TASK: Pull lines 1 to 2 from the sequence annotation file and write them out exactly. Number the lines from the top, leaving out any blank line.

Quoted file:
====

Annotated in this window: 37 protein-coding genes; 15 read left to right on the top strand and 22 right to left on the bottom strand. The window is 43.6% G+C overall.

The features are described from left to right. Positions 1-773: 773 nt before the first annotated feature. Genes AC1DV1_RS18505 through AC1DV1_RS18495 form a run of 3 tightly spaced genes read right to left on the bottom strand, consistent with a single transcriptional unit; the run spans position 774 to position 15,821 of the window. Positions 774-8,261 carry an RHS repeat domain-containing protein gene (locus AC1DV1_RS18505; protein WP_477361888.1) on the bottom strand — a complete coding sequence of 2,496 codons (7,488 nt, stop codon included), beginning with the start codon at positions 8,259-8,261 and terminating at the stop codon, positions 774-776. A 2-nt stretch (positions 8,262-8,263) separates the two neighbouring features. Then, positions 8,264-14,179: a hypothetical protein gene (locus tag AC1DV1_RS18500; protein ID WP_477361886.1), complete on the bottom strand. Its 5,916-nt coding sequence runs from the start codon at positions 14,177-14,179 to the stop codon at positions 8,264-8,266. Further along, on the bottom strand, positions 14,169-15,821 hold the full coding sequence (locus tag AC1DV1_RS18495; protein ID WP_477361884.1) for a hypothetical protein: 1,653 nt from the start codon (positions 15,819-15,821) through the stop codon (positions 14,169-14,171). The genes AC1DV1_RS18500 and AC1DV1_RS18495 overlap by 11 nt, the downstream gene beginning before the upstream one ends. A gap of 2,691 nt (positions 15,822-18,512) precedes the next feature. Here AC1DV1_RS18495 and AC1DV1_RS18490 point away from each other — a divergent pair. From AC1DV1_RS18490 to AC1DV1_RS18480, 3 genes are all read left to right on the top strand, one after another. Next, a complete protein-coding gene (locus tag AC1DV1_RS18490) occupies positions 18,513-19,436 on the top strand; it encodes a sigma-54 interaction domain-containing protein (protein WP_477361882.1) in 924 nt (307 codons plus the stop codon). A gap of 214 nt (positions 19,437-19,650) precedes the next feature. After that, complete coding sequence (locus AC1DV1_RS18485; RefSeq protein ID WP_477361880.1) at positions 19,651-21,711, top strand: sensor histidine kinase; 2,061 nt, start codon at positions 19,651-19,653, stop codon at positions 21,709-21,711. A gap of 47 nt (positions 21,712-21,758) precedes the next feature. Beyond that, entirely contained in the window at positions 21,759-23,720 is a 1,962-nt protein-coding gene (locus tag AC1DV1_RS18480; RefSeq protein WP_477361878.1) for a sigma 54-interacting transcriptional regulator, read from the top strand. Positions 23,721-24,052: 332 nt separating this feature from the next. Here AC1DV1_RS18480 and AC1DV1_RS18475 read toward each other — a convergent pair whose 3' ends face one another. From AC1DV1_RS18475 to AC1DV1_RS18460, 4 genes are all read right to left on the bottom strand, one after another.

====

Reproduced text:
Annotated in this window: 37 protein-coding genes; 15 read left to right on the top strand and 22 right to left on the bottom strand. The window is 43.6% G+C overall.

The features are described from left to right. Positions 1-773: 773 nt before the first annotated feature. Genes AC1DV1_RS18505 through AC1DV1_RS18495 form a run of 3 tightly spaced genes read right to left on the bottom strand, consistent with a single transcriptional unit; the run spans position 774 to position 15,821 of the window. Positions 774-8,261 carry an RHS repeat domain-containing protein gene (locus AC1DV1_RS18505; protein WP_477361888.1) on the bottom strand — a complete coding sequence of 2,496 codons (7,488 nt, stop codon included), beginning with the start codon at positions 8,259-8,261 and terminating at the stop codon, positions 774-776. A 2-nt stretch (positions 8,262-8,263) separates the two neighbouring features. Then, positions 8,264-14,179: a hypothetical protein gene (locus tag AC1DV1_RS18500; protein ID WP_477361886.1), complete on the bottom strand. Its 5,916-nt coding sequence runs from the start codon at positions 14,177-14,179 to the stop codon at positions 8,264-8,266. Further along, on the bottom strand, positions 14,169-15,821 hold the full coding sequence (locus tag AC1DV1_RS18495; protein ID WP_477361884.1) for a hypothetical protein: 1,653 nt from the start codon (positions 15,819-15,821) through the stop codon (positions 14,169-14,171). The genes AC1DV1_RS18500 and AC1DV1_RS18495 overlap by 11 nt, the downstream gene beginning before the upstream one ends. A gap of 2,691 nt (positions 15,822-18,512) precedes the next feature. Here AC1DV1_RS18495 and AC1DV1_RS18490 point away from each other — a divergent pair. From AC1DV1_RS18490 to AC1DV1_RS18480, 3 genes are all read left to right on the top strand, one after another. Next, a complete protein-coding gene (locus tag AC1DV1_RS18490) occupies positions 18,513-19,436 on the top strand; it encodes a sigma-54 interaction domain-containing protein (protein WP_477361882.1) in 924 nt (307 codons plus the stop codon). A gap of 214 nt (positions 19,437-19,650) precedes the next feature. After that, complete coding sequence (locus AC1DV1_RS18485; RefSeq protein ID WP_477361880.1) at positions 19,651-21,711, top strand: sensor histidine kinase; 2,061 nt, start codon at positions 19,651-19,653, stop codon at positions 21,709-21,711. A gap of 47 nt (positions 21,712-21,758) precedes the next feature. Beyond that, entirely contained in the window at positions 21,759-23,720 is a 1,962-nt protein-coding gene (locus tag AC1DV1_RS18480; RefSeq protein WP_477361878.1) for a sigma 54-interacting transcriptional regulator, read from the top strand. Positions 23,721-24,052: 332 nt separating this feature from the next. Here AC1DV1_RS18480 and AC1DV1_RS18475 read toward each other — a convergent pair whose 3' ends face one another. From AC1DV1_RS18475 to AC1DV1_RS18460, 4 genes are all read right to left on the bottom strand, one after another.